As we know, most (but not all) of the Frankfurt-School theorists were German Jews who had to flee their homes in the early 1930’s, as the Weimar Republic collapsed and Adolf Hitler seized power. Most resettled in New York, where director Max Horkheimer had arranged for the Institute for Social Research to be relocated to Columbia University. Theodor W. Adorno and Franz Neumann initially moved to England, where the Fabian socialists Sidney Webb, R. H. Tawney, and Harold Laski had arranged for a London office to be opened for the Institute. Uniquely among the critical theorists, Walter Benjamin did not survive his bid to cross the Pyrenees Mountains in September 1940 and pass through Francoist Spain to reach Lisbon, where he was to take a steamer to New York and reunite with his comrades.

Once the relationship between Horkheimer and Marcuse soured in the early 1940’s, when Max suddenly announced he would partner with Adorno on Dialectic of Enlightenment, after having indicated to Herbert that he would be his co-writer—and encouraging him to move with his family across country to join Horkheimer in Los Angeles—Marcuse began working on philosophical studies of social change with Neumann, as well as his own investigations into Nazism. These included “Some Social Implications of Modern Technology” (1941), “State and Individual under National Socialism” (1941), and “The New German Mentality” (1942). When Neumann joined the U.S. wartime intelligence agency, the Office of Strategic Services (OSS), in 1942, Marcuse was not far behind. Together with fellow exile Otto Kirchheimer, the trio proposed a radical de-Nazification program for the post-war U.S. administration to implement, but it was duly ignored. After the OSS demobilized at the end of the war, Marcuse went on to work at the State Department until 1951, at which time he entered academia. Two decades later, when the equivalent of today’s ‘anti-imperialist’ critics used Marcuse’s tenure at the OSS to question his radical credentials, the critical theorist proudly defended his work there, noting that “the war then was a war against fascism and […] consequently, I haven’t the slightest reason for being ashamed of having assisted in it” (Marcuse and Popper 59). After all, we must not forget that World War II, besides being an inter-imperialist war with global dimensions, was also a people’s war against foreign occupation, totalitarian dictatorship, and genocidal oppression, both in Europe and Asia (Price).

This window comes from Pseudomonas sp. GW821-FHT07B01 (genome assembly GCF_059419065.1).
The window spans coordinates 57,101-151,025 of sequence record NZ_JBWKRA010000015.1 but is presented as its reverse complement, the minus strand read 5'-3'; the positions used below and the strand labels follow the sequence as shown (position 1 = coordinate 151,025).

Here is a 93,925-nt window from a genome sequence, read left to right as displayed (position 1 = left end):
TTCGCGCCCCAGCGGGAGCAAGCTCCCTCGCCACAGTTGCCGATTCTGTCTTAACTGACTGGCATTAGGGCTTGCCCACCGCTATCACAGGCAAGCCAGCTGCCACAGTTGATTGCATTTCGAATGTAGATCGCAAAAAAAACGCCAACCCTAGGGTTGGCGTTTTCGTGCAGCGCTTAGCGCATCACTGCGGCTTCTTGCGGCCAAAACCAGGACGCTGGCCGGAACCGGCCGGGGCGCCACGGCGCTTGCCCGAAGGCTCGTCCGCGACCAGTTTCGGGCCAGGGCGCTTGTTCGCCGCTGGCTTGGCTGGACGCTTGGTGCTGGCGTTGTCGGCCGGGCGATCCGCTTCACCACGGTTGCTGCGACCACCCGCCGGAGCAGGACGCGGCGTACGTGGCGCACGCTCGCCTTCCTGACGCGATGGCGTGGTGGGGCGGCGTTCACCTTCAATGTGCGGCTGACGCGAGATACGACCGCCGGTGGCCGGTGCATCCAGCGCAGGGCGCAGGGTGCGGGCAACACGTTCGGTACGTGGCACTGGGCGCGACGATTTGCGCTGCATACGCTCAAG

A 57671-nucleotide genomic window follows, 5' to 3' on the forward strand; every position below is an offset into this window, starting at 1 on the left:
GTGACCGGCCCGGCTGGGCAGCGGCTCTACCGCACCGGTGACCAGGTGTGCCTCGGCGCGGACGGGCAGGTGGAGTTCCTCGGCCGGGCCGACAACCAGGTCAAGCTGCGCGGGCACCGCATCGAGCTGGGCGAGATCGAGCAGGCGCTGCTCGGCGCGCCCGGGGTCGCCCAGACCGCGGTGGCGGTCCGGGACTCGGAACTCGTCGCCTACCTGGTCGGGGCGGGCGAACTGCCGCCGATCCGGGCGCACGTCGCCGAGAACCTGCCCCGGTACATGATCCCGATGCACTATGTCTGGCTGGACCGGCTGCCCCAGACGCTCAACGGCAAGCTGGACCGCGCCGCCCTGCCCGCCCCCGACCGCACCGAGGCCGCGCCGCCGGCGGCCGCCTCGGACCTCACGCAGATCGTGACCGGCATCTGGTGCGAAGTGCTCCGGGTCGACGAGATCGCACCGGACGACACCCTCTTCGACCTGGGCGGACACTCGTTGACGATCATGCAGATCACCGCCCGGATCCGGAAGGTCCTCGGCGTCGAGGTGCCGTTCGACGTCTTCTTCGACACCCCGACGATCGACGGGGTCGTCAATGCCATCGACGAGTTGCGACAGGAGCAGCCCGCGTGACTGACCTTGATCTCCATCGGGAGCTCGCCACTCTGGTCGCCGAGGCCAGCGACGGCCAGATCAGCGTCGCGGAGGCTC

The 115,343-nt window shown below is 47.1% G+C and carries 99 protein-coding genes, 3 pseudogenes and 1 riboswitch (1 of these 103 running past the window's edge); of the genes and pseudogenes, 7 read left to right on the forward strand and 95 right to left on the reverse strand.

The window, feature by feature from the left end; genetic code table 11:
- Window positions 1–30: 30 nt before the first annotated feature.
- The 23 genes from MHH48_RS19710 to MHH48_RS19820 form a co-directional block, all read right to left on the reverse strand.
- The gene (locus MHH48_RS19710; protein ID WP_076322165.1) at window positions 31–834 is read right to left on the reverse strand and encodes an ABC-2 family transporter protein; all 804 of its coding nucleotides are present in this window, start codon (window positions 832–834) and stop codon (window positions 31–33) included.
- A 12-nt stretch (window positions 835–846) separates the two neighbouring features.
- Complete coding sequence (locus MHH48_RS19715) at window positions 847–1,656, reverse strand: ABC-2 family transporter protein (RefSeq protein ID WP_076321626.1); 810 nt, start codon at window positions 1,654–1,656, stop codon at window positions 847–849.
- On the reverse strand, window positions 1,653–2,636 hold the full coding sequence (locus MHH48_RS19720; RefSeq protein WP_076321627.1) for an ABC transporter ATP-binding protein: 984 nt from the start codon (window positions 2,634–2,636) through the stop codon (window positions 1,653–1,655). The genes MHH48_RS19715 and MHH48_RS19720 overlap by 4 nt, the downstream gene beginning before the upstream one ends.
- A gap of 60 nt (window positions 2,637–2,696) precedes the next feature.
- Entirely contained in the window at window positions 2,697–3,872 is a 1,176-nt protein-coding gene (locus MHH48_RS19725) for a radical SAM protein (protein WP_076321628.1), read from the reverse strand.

After the Allied victory, at the birth of the Cold War, Horkheimer and Adorno returned to what by then had become West Germany, while Marcuse remained in the U.S. to research and teach at different universities. After serving the Nuremburg War Crimes Tribunal as researcher for the chief prosecutor, Neumann died tragically in a car accident in Switzerland in 1954. Generally speaking, over time and space, the critical theorists maintained their anti-authoritarian critique of both Western capitalism and Stalinist totalitarianism, in keeping with the third-campist, Trotskyist slogan, “Neither Washington nor Moscow.” Nonetheless, Horkheimer slipped up, as we will see.

Marcuse wrote Soviet Marxism (1958) as one of the first critical treatments of the USSR from within the Marxist tradition, and in One-Dimensional Man (1964), he condemns the mobilization of stifling conformity on both sides of the Iron Curtain. He was a fierce critic of U.S. government policy toward Castro’s Cuba, and of the Vietnam War, as well as a supporter of the May 1968 uprising in France, “Prague Spring” in Czechoslovakia (1968), and the Vietnamese and Chinese Revolutions (Sethness Castro). The same could not be said of Horkheimer, who took a turn for the worse toward life’s end by resisting calls for the Institute to condemn the Vietnam War, celebrating “German-American Friendship Week” in 1967, and going so far as to support the U.S. war on Vietnam as an ostensible means of checking the propagation of Maoist political movements (Jay 13-16, 352-353n30).

Internationalist Principles: Egalitarianism, (Literary) Realism, and Anti-Authoritarianism

Franz A. Rombaud, detail of Sevastopol Panorama (1904)

Along these lines, Rancière’s political theory emphasizes the equal capacity everyone has to intervene in politics, while the literary realist style featured by Lev Nikolaevich Tolstoy in such art-works as “Sevastopol Sketches” (1855), The Cossacks (1863), and War and Peace (1869) condemns the militarism practiced by States in a highly tragic and humanist light. Especially in the protest novel War and Peace, Tolstoy conveys his critique of inter-imperialist war, toxic masculinity, heterosexism, autocratic domination, and class exploitation. Such realism is effectively humanism. Rather than function to rationalize State abuses (in keeping with the “realist” school of international-relations theory), it remains true to Adorno’s concern for the “unbearable physical agony to which individuals are exposed” through atrocities (Adorno 365).